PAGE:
Family of preteen shares recovery journey after cardiac arrest

By: 
A. Marie Hamilton, NLJ Reporter

Courtesy of Brianna Smellie

Diagnosed with Wolfe-Parkinson-White earlier in the year, 11-year-old Kase Smellie also suffered a serious cardiac event in June and was life-flighted to the Children’s Hospital Colorado in Aurora. 

 

The community came together this past summer to support Kase Smellie, a Newcastle Middle School student who suffered a cardiac arrest, and Kase’s family wants to thank community members for their continued support in his recovery.  

 

Kase, 11, is still undergoing various therapies but has returned to school part time and his mother, Brianna Smellie, told the News Letter Journal that the community came together quickly to support their family in their time of need. In fact, she said folks continue to do so — and have earned the family’s love and gratitude. 

 

Smellie, who has kept a medical journal since her son was first airlifted to a children’s hospital in the Denver area, recalled the events of that day.  

 

“On Tuesday, June 20, 2023, at about 10:52 a.m., Kase, 11, went into a very unexpected cardiac arrest,” Smellie said. “He walked out of his bedroom and told his brother David, 9, that he felt like he was going to pass out and to call mom.”

 

Smellie said the boys couldn’t reach her at first, so they decided to call their father, who then called Smellie, and she immediately rushed home. However, by the time she made it into her driveway, it became clear the family needed to call first responders.

 

“When I walked in the house, Kase was on the couch — blue, unresponsive, blown pupils and his skin was cold,” Smellie explained. “I immediately pulled him off the couch and after realizing that he didn’t have a heartbeat, began CPR.” 

 

Smellie explained how the early summer morning had turned into one of the worst nightmares she has ever experienced.

 

“After seeing everything that had gone on — I was paralyzed with fear of them coming in to tell me he was gone,” Smellie recalled. “When the very amazing and sweet charge-nurse came in and told us he was breathing — I burst out in sobs of relief.”

 

Little did Smellie and the rest of the family know they were about to embark on what they described as “one of the scariest roller coasters with the highest of highs and the lowest of lows.”

 

While at the hospital, the medical team made a quick decision to life-flight Kase to Children’s Hospital-Anschutz Medical Campus — the nearest hospital with a pediatric cardiology specialist.

 

After countless hours of testing, Smellie said, an intensive care unit doctor diagnosed Kase with Wolff Parkinson’s White Syndrome, or WPW. According to the Mayo Clinic, WPW is where an extra signaling pathway between the heart’s upper and lower chambers causes a fast heartbeat, known as tachycardia, and is present at birth. This syndrome is fairly rare and generally is not life-threatening if managed, but serious heart problems can occur and can lead to sudden cardiac death in children and young adults.

 

It’s a condition that the Smellie family would like to educate more people about, once Kase is through his recovery.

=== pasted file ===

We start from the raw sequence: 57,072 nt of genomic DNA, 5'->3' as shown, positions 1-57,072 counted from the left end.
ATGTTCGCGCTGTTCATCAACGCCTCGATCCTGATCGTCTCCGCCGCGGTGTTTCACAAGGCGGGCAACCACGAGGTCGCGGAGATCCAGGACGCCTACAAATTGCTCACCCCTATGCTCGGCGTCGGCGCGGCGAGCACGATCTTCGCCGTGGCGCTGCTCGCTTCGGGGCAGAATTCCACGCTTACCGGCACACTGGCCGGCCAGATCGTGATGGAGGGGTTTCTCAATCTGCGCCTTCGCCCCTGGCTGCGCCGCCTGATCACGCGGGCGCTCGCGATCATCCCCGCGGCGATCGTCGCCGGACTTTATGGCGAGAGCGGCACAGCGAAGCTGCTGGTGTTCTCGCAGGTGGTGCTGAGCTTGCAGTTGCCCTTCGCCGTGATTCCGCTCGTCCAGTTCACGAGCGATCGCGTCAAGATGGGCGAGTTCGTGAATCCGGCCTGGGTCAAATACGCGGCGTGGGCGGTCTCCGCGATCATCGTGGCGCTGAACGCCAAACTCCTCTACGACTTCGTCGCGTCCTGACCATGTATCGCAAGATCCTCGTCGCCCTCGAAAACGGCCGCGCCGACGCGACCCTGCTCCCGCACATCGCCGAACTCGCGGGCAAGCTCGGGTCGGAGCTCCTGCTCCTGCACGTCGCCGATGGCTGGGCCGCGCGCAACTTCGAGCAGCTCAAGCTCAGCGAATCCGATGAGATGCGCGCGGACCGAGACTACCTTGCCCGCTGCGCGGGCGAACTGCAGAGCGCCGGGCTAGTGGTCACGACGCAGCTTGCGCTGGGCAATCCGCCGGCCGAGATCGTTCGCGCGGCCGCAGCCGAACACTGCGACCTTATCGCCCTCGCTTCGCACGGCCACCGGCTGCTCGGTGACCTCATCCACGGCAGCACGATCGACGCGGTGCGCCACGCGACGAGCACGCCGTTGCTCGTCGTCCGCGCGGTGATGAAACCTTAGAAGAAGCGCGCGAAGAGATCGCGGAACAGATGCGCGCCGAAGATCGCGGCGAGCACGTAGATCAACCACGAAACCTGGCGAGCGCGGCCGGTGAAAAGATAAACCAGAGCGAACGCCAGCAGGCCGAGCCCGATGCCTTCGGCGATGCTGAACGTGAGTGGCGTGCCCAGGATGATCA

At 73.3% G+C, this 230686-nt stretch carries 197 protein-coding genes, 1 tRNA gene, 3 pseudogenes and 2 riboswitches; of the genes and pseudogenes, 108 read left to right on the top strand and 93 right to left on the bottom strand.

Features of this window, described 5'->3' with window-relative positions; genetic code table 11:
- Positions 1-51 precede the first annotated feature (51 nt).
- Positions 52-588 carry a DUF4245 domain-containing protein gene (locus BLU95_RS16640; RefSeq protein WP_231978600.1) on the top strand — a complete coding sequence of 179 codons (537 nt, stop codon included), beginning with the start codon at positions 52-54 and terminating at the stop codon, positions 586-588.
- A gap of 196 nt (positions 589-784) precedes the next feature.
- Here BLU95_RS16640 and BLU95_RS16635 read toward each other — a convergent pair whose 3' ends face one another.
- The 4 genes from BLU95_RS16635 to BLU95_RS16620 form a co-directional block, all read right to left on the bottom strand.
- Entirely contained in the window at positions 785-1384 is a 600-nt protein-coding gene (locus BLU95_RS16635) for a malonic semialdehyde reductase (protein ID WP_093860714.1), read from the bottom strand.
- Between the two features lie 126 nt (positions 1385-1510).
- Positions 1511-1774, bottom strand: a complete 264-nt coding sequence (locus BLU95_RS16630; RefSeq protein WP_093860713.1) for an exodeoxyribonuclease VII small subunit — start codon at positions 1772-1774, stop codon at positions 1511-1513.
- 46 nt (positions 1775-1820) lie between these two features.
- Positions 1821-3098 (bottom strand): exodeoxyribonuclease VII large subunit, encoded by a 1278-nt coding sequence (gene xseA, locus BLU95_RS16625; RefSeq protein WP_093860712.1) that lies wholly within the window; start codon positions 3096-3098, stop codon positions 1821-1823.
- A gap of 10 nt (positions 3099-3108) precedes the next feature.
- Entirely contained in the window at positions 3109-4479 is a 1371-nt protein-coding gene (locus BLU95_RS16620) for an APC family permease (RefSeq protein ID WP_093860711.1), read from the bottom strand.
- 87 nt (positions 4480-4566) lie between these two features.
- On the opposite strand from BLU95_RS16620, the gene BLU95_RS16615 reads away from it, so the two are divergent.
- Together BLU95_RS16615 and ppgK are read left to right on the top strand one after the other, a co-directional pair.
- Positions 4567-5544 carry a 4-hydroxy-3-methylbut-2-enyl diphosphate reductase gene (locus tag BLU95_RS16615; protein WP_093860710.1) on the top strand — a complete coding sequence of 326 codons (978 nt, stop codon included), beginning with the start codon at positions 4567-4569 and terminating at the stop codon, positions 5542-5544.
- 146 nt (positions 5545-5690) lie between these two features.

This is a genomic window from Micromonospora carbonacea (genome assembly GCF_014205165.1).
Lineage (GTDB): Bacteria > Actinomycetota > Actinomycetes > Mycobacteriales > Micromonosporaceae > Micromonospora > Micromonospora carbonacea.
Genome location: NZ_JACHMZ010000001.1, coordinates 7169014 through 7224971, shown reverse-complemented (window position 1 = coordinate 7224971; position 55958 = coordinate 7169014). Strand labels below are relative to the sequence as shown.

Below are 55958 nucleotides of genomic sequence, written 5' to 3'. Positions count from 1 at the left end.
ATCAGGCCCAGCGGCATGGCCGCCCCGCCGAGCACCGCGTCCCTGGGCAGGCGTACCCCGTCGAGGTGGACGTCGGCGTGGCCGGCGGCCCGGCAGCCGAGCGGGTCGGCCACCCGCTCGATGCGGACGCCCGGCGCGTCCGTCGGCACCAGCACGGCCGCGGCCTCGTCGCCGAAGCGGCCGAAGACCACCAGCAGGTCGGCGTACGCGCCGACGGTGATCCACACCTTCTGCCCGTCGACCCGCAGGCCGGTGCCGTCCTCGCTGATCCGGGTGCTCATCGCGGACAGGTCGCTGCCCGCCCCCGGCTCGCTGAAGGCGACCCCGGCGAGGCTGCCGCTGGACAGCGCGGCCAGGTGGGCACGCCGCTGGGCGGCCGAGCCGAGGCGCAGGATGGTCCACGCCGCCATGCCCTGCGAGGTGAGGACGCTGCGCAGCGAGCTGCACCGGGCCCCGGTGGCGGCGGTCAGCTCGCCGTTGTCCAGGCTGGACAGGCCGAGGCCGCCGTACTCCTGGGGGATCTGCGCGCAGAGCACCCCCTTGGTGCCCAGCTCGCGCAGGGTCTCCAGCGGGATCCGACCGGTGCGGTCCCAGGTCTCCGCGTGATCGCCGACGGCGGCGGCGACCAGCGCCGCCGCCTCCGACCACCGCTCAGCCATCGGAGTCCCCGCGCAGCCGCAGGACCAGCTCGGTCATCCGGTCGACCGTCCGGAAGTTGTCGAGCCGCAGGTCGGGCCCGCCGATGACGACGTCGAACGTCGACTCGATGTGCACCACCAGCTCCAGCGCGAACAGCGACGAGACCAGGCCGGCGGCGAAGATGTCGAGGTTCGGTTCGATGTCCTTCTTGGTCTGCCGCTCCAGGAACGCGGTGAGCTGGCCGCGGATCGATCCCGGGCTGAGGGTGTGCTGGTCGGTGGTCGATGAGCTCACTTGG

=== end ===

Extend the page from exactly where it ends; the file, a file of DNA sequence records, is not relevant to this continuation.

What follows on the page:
Smellie credits her quick thinking, CPR training and ability to remain calm in a crisis to saving the life of her son; she also acknowledges his brother David’s willingness to help.

 

“We are extremely grateful and feel angels around us — watching over my amazingly kind son,” Brianna wrote in her journal.

 

On Sept. 9, friends of the family hosted a silent auction and dinner to raise funds for Kase’s continued supportive care, including occupation, physical and speech therapies.

 

“We didn’t have a goal in mind — but we were overwhelmed and surprised in how much we raised to continue to support Kase in his recovery journey,” Smellie said.

 

The event was held at the Weston County Senior Center, and she said the more than 80 items donated for the silent auction was beyond expectations, as were the donations of food for the free meal offered to those who attended the auction. The silent auction items included gift baskets, guns, hotel stays and even beef.  

 

“The items for auction were impressive and we are thankful for every individual who pitched in,” Smellie stated. 

 

The evening raised more than $20,000 for Kase’s treatment, and he can now continue his much-needed therapies, she said. 

 

From first responders to the various community and church leaders, to the therapists and each community member who contributed to her son’s recovery — all have made a difference, she said.

 

“Overwhelmed — shocked and overwhelmed by the outpouring of support,” Smellie said when asked about how she was doing during Kase’s recovery.

Now home, Kase is working on regaining his health.

 

“Kase is home now, his recovery is still a work in progress — he has a lot of therapies, such as physical therapy, occupational therapy and speech therapy — and he is doing very well in them,” Smellie said.

 

“We are still traveling to Spearfish, South Dakota, three times a week for speech, occupational and physical therapies,” she said. “We are also still traveling to Children’s Hospital Colorado one to two times a month to continue his recovery.”

 

Kase has “returned to school for two half-days,” which helps with his recovery, Smellie said.

 

“We can’t say thank you enough to our community,” Smellie said. “Where would we be without them?”

 

The family invites the community to follow Kase’s continued care by visiting the medical recovery journal online at caringbridge.org, and simply search “Kase Smellie. “

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